Every once in a while someone says or writes something that is worth sharing. I want to introduce you to Tom Goodwin, who wrote a great piece called Why you probably don’t want innovation.
His point is that everyone wants innovation without knowing what it means; which I agree with. Most of the stuff you read, listen and watch is mostly innovation theatre: just a bunch of fluffy activities that have no impact.
People busy just acting the part but not really doing “what it takes”.
For example, nowadays it seems that any company that starts practicing some methodology is automatically considered innovative. Not true. While just about everyone who follows the desing thinking and lean startup template to a T claims to be an innovation expert, to those people I ask the following: where are your battle scars? Tell me your stories?
These people claim that innovation is a process, the positioning is key because it makes it buyable. Template thinking makes innovation buyable because large, scared of the unknown, enterprises love their processes; and so do people. But templates are a means to an end; not what should be celebrated and bought.
Remeber, an idea becomes an “innovation” until it is adopted by a market. Which leads to the truth: Innovation is an outcome of a process; a much better outcome at that.
And that process, whether you like it or not, does not function in a straight line; it’s messy. And the evidence of that messiness is rarely talked about. With that said, here’s what I think is the best part of Tom’s post and what it all comes down to and what separaes the innovators from the imitators:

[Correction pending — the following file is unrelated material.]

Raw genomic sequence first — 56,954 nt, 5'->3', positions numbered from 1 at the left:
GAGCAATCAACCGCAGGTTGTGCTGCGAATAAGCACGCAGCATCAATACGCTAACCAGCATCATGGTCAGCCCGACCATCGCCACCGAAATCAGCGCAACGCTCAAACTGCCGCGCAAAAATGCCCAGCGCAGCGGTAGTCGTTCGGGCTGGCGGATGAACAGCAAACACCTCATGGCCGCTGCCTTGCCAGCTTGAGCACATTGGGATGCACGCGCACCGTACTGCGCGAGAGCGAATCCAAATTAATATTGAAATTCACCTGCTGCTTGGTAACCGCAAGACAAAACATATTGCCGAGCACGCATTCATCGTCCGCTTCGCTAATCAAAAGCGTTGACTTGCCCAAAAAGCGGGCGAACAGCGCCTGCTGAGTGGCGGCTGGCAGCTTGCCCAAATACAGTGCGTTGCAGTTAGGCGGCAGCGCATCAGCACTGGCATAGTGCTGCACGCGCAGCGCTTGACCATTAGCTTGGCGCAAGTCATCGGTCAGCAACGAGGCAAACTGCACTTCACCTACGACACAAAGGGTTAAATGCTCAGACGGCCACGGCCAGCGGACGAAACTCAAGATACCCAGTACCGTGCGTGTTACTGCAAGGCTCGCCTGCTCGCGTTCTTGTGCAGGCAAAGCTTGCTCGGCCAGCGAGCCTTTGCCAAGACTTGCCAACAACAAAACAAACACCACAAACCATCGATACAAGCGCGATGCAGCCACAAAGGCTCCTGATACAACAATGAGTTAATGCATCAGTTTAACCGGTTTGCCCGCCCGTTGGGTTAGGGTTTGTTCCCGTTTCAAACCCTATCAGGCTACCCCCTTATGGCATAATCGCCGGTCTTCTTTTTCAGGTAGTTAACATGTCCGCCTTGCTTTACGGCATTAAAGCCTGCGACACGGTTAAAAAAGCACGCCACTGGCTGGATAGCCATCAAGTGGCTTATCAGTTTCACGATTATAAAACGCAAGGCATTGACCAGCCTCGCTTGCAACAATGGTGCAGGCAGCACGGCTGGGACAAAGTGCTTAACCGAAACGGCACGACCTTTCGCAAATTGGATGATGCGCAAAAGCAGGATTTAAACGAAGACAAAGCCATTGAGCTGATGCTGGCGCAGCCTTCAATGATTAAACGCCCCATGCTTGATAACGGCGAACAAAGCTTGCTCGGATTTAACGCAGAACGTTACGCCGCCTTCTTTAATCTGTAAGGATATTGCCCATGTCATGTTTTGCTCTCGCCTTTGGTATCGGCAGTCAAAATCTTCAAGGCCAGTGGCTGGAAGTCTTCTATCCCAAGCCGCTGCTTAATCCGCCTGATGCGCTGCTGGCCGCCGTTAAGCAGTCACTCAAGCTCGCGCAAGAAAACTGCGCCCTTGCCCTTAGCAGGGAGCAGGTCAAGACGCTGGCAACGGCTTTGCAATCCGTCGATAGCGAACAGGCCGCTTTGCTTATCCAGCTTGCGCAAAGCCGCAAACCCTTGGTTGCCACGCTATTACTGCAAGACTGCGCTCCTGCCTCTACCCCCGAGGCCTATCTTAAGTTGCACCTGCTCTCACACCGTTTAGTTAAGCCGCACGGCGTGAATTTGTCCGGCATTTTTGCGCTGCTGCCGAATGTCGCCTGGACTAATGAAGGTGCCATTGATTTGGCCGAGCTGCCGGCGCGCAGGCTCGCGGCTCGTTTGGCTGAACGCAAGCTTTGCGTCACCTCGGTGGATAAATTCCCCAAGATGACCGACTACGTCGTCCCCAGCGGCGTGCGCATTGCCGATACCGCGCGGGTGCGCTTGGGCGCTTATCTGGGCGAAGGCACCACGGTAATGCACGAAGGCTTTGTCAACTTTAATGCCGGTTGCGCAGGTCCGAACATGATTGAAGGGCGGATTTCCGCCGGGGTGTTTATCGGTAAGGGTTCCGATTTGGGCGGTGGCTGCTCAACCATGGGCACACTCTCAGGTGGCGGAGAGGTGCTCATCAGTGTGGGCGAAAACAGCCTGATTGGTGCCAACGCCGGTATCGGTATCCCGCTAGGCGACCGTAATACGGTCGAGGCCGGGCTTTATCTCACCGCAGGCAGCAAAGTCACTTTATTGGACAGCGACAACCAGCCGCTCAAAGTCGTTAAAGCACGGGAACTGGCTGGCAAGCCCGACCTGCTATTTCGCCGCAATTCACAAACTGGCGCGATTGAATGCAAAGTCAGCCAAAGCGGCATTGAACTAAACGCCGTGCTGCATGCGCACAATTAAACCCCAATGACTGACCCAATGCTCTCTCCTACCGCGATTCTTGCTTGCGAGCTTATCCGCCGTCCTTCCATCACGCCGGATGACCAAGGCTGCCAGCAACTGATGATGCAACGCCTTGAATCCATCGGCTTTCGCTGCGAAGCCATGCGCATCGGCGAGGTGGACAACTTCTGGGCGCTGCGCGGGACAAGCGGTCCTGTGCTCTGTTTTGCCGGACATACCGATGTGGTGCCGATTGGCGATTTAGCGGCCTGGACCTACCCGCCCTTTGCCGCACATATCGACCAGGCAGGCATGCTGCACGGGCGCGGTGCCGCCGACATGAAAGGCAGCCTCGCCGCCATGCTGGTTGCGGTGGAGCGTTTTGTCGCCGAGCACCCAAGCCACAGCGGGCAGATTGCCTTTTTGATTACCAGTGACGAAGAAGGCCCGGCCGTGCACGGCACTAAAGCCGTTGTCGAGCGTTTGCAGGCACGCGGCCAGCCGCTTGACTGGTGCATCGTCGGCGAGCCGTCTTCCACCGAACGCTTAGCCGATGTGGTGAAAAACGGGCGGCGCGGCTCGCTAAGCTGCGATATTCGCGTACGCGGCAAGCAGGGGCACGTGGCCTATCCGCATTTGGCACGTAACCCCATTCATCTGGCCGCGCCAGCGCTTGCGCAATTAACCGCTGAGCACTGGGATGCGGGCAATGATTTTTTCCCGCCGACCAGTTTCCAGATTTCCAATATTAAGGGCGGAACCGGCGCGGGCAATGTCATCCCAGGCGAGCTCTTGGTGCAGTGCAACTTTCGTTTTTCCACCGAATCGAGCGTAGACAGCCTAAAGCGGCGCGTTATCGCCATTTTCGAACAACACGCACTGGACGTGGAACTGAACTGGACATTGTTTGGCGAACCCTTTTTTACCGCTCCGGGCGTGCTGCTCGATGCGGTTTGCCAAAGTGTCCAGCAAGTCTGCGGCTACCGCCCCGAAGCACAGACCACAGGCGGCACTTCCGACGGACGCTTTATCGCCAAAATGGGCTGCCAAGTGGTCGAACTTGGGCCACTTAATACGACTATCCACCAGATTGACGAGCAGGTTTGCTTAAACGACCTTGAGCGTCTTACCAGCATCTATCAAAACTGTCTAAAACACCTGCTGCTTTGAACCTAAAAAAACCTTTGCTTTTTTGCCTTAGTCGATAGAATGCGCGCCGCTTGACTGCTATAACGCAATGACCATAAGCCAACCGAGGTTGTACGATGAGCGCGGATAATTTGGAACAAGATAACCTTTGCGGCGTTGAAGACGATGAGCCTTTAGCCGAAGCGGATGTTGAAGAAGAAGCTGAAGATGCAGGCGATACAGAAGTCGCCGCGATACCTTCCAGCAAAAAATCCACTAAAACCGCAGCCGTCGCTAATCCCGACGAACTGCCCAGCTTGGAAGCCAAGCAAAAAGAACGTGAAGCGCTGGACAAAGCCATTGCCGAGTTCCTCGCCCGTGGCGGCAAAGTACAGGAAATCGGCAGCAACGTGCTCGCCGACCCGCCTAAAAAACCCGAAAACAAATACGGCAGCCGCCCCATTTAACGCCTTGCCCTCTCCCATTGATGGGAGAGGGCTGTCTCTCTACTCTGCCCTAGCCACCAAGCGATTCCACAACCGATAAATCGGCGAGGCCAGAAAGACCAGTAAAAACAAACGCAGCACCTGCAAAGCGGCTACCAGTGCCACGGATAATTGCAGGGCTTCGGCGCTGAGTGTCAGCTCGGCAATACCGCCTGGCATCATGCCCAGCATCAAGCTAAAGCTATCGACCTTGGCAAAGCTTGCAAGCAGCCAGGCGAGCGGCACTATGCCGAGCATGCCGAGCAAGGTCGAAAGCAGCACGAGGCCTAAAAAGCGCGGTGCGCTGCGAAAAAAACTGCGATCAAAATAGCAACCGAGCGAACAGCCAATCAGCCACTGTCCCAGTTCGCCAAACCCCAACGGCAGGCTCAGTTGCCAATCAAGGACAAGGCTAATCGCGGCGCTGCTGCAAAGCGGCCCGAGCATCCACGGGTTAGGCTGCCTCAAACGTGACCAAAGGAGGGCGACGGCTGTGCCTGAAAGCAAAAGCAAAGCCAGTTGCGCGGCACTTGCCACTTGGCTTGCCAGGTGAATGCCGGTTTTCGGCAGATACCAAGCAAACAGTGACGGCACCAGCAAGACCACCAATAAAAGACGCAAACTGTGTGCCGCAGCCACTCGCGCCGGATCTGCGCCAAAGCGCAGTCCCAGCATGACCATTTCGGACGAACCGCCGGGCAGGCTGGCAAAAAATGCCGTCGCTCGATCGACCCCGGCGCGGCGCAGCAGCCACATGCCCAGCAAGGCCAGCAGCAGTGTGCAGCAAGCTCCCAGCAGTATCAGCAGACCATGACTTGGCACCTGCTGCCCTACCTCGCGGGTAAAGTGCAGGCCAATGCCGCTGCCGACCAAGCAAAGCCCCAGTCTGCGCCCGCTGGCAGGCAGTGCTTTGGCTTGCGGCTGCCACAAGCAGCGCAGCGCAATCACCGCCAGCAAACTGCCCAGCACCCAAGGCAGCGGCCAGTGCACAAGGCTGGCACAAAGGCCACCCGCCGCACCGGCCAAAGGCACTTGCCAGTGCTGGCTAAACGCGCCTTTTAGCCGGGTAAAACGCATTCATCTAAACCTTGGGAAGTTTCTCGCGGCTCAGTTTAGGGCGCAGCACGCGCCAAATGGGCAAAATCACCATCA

Innovation is the opposite of what we’re pretending the word means
- Innovation really happens by people that give so much of a shit they get fired in many places.
- Change happens because ideas compel odd people to take risks because they believe in it.
- Innovation is people having massive arguments.
- It’s pissing off most people. It’s going against policies. It’s being a huge pain but with the most pure of intentions, that will be misunderstood.
- True innovation will be questioned. “Who are they to care so much?” The remarks will include, “Chill out, this is awkward, you’re irritating everyone.”
Amen to this! It’s the part that rarely gets any attention because you’re challenging people, getting out of your comfort zone, it’s not all kumbaya. Really, it isn’t. You have to care a lot about the outcome you are pursuing, otherwise you are not cut out for this and don’t want innovation.
This is why culture is so important for innovation, you can’t fake it. People’s intellectual and emotional fortitudes will be tested in an ideal innovation culture; and they look forward to that. These people are filled with people who distort reality, who are deeply motivated to create new worlds because the status quo just isn’t that great.
Bottom line: You can determine whether or not a business has innovation potential by the way it leads and its priorities. Processes don’t determine your innovation potential; your attitude and perspective does.
Also published on Medium.